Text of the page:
The Judicial Protection of Enterprise Names — Conflict with the Registered Trademarks

By Robin Su Associate of Lusheng Law Firm and Kun Zhou Lusheng Law Firm,[Trademark]

The fact that enterprise names and registered trademarks can both indicate the origin of goods or services and are generally considered as an intangible intellectual property right, which leads to the frequent occurrence of conflicts between the two.
Article 1, Section 1 of the Provisions on Several Issues Relating to the Adjudication of Civil Disputes Involving Conflicts Between Registered Trademarks, Enterprise Names and Prior Rights released by the Supreme People’s Court (effective from March 1, 2008) provides that the infringement against prior enterprise names by registered trademarks shall fall within the scope of civil litigation. As a result, one can file a lawsuit against others’ use of certain registered trademarks based on their prior rights to enterprise names.
In judicial practice, the legal force of enterprise names is generally considered to be lower than that of registered trademarks. Therefore, enterprise names are seldom used to confront latter registered trademarks rights. Judges tend to be cautious about imposing more stringent constitutive requirements in such cases. Cases solely involving the infringement of prior rights of enterprise names are rarely seen in practice, but it is still an effective right. It is especially useful when the proprietors have difficulty in their claim for a well-known trademark.
This article intends to discuss some issues regarding the protection of prior enterprise names when conflicts occur between them and registered trademarks.
I. Requirements for enterprise names protection
In the enterprise name dispute case Suzhou Xiaolingyang Electric Vehicle Co., Ltd. v. Tianjin Jiean da Vehicle Co., Ltd., the court held the defendant registered certain trademarks in bad faith and lead to confusion amongst consumers. This constituted unfair competition as the plaintiff’s enterprise name, Xiaolingyang, had gained an excellent reputation and had established a connection with its own business. In the case Hengyuanxiang (Group) Co. Ltd., and Shanghai Caiyang Knitting Co., Ltd. v Yangaiguo etc., the court also held that the defendants’ acts constituted unfair competition. They had deliberately pirated the good reputation of the plaintiff and confused the public about the origin of the goods.
In cases involving conflicts between prior enterprise names and latter registered trademarks, the courts usually take four factors into account when deciding whether there is unfair competition. The four factors are (1) The enterprise names shall fall within the form and scope required by law (see details below); (2) The prior enterprise name shall enjoy a certain reputation and can relate to its proprietors; (3) The latter registered trademark has shown bad faith to deliberately free ride on the goodwill of others; (4) It is enough to cause public confusion.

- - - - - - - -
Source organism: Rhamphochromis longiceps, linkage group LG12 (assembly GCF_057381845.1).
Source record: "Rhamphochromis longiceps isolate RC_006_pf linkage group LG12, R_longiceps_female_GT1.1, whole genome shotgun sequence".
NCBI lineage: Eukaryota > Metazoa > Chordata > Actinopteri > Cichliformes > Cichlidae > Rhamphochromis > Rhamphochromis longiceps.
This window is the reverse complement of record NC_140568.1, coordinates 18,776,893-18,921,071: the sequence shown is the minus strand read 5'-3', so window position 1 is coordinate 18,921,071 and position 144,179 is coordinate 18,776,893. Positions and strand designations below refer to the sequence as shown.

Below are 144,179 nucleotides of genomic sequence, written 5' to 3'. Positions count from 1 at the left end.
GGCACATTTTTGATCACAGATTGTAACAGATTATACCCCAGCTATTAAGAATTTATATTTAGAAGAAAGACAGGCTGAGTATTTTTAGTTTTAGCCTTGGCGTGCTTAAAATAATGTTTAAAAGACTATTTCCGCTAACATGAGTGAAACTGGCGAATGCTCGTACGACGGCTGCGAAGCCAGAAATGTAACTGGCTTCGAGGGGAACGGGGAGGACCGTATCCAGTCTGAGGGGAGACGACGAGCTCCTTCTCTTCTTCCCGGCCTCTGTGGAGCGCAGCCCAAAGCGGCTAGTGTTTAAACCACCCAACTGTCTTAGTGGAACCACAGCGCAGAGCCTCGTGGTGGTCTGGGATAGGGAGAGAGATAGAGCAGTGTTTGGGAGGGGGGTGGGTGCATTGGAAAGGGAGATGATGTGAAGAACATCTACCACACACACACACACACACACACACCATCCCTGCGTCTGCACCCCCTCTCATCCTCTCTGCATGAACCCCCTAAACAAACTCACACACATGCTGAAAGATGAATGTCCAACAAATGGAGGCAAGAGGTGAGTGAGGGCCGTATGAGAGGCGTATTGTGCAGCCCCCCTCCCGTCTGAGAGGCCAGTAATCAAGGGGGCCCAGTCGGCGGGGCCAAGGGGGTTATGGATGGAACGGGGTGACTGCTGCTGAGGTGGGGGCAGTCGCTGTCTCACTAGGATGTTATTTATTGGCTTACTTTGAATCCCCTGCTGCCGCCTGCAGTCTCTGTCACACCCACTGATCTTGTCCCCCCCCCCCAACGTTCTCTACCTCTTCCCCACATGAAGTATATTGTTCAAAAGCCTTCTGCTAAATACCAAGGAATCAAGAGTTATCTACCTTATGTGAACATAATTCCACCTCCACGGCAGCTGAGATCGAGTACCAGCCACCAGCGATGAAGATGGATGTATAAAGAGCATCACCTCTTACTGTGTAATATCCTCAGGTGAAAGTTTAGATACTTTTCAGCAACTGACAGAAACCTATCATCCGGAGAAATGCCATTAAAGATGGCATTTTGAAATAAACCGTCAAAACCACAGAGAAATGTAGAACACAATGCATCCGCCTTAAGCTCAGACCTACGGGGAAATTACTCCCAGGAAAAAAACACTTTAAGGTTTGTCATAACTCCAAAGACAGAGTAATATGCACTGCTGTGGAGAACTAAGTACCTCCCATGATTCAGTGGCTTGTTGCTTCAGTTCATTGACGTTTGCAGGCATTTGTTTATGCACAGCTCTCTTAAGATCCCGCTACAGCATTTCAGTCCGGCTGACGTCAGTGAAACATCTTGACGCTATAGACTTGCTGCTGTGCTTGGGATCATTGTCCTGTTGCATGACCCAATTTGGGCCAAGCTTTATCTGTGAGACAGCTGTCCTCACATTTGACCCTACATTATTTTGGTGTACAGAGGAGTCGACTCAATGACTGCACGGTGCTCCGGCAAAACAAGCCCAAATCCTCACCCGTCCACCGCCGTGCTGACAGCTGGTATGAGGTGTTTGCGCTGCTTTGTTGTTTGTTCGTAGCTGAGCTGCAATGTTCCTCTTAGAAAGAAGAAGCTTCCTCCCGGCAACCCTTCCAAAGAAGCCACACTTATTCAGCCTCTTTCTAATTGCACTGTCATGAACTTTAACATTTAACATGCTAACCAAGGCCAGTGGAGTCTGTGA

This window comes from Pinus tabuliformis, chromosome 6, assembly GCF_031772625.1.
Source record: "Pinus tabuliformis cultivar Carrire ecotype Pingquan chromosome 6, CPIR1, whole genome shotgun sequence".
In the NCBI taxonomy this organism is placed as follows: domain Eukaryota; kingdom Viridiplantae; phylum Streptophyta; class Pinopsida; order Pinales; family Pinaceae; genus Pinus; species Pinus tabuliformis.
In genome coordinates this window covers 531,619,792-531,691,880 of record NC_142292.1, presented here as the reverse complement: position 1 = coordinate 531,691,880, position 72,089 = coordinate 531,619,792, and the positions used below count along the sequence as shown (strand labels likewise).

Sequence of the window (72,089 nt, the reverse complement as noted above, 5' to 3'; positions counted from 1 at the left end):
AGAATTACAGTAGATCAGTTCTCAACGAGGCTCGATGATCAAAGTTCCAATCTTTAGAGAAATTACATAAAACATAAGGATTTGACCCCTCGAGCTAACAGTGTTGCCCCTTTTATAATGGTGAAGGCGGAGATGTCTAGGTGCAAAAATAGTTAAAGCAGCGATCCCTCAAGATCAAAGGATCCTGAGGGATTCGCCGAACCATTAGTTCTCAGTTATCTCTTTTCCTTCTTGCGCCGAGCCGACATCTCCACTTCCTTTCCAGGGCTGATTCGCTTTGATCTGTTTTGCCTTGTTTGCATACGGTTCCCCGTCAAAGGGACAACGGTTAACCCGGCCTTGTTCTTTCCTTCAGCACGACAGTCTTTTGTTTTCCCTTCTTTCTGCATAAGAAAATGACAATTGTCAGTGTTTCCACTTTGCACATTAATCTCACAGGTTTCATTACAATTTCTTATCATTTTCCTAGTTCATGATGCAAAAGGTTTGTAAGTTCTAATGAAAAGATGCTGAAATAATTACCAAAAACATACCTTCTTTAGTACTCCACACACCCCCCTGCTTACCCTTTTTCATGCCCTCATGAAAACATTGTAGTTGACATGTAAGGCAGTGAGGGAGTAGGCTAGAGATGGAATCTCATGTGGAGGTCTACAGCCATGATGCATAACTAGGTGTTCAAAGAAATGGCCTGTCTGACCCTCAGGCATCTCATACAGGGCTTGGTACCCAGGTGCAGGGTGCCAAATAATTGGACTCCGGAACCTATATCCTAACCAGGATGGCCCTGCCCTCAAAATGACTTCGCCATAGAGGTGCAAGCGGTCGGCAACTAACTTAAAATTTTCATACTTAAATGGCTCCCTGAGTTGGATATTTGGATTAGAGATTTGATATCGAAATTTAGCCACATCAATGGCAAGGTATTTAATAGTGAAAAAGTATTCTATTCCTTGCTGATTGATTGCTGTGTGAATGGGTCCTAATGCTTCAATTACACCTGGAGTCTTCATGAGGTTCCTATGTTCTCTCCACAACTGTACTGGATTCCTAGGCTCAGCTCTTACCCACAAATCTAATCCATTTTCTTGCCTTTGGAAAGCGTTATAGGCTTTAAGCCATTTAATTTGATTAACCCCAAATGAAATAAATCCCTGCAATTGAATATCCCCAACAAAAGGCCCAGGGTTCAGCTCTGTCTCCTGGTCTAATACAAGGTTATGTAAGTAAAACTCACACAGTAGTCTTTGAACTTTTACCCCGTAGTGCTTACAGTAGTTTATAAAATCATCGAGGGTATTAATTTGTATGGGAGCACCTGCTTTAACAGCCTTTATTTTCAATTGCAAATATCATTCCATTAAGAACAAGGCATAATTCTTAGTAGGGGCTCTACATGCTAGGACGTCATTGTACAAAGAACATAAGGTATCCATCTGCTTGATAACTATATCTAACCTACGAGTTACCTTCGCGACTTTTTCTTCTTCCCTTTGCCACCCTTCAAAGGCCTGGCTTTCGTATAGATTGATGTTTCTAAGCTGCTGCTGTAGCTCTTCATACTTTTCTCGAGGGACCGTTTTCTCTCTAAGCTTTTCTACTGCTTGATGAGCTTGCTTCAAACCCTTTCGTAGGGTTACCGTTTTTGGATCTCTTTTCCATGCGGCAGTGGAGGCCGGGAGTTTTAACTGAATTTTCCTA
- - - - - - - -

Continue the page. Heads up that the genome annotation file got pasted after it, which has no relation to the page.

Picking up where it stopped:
II. The scope of enterprise names
I think that the definition of an enterprise name should be interpreted broadly to effectively prevent the unfair competition. That is, it should include whatever creates a fixed connection between the name and the enterprise, such as the full corporate name, trade name, foreign name, shortened name, translated name etc.
1. The enterprise name that is legally registered and approved by the registration authority According to the Provisions on Administration of Enterprise Name Registration, both domestic and foreign enterprises can apply for an enterprise name registration to the relevant administrative authorities. The registered full name of the enterprises can then be protected by law. Others who use a registered full name without authorization are deemed to conduct unfair competition without regard to factors such as location and reputation etc. However, the full version of an enterprise name consists of four parts which makes it quite lengthy and complicated. Unauthorized use of a full enterprise name is rarely seen in practice as it can hardly play its role in indicating the source of the good or service.
2. Names of foreign enterprises used in China
The key point here is how to define the word “use”. Article 7 of the Supreme People's Court, Interpretation on Several Issues Concerning the Application of the Law in the Trial of Civil Unfair Competition Cases defines it as “… including the use of the name, packaging or decoration specific to a well-known commodity, an enterprise name or a personal name on a commodity, its packaging and commodity trading instruments, or in advertisements, publicity, exhibitions and any other commercial activities…”. The problem in practice lies in whether the use of enterprise names in media reporting, web links etc. which are not directed by the enterprises themselves can be deemed as “commercial use”. Detailed analysis will be seen in the following paragraphs.
3. The Trade name
The courts have explained the definition of the enterprise name and developed the relevant theory in specific cases based on the Law of the People's Republic of China Against Unfair Competition and its judicial interpretation. In the case Qingfeng Baozi, the court held that four factors should be taken into consideration when making a judgment, which includes the similarity between the enterprise name and its trade name, the reputation of the prior enterprise name, the bad faith of the opposite party and the public confusion. This opinion is mostly adopted by other courts in practice.